KAMIN MOHAMMADI: We have a medieval mosque, for example, called Menar Jonban, which has two minarets. You can climb up into one minaret, and you start to shake it, and the other actually starts to shake alongside.

SHAPIRO: You shake the minaret?

MOHAMMADI: Yeah.

SHAPIRO: How?

MOHAMMADI: Yeah, you can shake - they're actually called - Menar Jonban means shaking minarets. I'm not sure how it's done, but this is something - I've done it. They're very narrow.

SHAPIRO: The tower wobbles.

MOHAMMADI: Yeah, the tower wobbles. You go inside the tower, and you sort of wedge your legs against one end. And you kind of move, and it moves with you. And the other one move, too.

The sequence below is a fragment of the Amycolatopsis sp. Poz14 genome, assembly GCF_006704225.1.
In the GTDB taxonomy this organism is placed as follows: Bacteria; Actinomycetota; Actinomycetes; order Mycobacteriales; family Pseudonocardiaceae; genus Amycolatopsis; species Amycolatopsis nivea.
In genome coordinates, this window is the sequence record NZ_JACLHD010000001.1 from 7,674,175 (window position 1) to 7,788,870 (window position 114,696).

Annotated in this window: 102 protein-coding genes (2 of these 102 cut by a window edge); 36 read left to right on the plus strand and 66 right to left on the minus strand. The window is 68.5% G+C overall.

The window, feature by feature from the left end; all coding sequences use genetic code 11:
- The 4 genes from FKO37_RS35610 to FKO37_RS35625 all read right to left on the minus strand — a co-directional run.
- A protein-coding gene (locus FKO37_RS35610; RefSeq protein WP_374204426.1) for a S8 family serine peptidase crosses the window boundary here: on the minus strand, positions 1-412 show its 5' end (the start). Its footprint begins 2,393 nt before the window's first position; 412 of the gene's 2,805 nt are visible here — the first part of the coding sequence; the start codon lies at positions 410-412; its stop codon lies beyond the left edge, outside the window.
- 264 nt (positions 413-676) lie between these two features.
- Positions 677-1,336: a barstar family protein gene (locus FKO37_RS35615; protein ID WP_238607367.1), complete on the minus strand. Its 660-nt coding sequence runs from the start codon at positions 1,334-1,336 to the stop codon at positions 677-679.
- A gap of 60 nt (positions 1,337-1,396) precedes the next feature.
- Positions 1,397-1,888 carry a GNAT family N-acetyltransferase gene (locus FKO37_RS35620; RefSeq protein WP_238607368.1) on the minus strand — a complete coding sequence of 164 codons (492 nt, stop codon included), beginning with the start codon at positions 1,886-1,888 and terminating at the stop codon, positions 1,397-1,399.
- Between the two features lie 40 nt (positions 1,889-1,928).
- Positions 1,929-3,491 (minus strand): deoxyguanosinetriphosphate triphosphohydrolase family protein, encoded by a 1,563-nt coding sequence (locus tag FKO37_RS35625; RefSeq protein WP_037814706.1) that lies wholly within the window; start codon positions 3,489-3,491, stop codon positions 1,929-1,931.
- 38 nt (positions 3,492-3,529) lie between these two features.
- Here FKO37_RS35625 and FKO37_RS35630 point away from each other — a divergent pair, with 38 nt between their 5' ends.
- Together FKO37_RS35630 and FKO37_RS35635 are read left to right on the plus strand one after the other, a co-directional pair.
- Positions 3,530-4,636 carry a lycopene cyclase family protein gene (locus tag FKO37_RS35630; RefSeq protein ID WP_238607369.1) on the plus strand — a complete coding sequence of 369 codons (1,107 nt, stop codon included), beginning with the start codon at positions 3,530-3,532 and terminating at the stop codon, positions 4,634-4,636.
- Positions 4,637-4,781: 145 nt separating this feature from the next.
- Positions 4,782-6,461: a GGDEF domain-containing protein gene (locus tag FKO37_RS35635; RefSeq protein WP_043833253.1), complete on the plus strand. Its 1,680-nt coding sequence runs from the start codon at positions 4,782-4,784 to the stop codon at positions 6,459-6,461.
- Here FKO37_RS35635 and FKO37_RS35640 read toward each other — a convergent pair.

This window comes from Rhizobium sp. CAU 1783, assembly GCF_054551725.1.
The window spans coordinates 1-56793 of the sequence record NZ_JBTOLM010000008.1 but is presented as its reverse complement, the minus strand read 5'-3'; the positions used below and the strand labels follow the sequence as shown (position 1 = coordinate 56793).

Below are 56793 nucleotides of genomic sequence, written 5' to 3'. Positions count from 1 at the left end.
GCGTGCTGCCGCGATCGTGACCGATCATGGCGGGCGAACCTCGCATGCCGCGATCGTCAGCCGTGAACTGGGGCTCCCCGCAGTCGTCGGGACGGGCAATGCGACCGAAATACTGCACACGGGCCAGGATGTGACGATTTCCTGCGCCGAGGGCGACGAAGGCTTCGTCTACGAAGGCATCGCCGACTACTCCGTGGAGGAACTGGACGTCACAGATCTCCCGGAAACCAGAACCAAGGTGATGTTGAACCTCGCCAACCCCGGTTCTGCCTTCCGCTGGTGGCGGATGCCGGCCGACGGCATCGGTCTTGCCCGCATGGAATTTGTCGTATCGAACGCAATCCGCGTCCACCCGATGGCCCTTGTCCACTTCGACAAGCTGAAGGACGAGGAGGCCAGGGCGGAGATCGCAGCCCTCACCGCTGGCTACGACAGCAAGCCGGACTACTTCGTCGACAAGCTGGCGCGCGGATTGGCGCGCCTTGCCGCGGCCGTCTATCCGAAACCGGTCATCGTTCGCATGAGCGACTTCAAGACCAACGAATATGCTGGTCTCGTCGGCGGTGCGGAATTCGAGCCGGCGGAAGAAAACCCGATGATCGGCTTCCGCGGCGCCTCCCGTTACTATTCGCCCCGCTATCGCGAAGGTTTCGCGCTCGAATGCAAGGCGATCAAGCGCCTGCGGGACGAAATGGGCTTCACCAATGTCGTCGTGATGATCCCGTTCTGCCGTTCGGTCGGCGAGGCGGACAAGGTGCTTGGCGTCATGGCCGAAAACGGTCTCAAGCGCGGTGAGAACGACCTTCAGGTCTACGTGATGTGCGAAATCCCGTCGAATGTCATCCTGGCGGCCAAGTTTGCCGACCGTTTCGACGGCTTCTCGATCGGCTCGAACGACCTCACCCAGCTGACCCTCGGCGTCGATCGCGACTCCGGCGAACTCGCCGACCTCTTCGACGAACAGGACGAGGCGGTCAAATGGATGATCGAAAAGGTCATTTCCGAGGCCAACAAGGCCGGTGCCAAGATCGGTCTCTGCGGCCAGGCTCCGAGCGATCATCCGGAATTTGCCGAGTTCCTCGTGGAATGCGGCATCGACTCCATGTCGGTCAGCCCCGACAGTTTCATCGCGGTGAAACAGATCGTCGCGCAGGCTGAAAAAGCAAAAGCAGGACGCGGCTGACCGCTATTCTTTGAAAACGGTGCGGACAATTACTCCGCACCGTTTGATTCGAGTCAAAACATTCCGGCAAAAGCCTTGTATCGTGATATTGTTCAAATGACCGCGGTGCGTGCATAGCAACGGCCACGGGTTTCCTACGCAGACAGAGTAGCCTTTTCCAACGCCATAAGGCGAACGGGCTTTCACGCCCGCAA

SHAPIRO: And it's been doing that for centuries?

MOHAMMADI: It's been doing that for centuries. I don't think it stopped doing it yet.

(LAUGHTER)

MOHAMMADI: And this is one place, for example, in Isfahan that I never hear mentioned. And it's incredible. And that's because there are so many other places just in Isfahan itself to see. I mean, if I start telling you the names, we'll be here forever. But you can't go wrong with Isfahan. It's absolutely beautiful. It has one of most beautiful historic hotels, which is in the main square. And, you know, to go and sit in the Abbasi Hotel and to take tea with a water pipe and lounge back against, you know, Persian copper-covered cushions by the central hose with the fountain tinkling and a nightingale singing, you know, that's your quintessential Persian experience.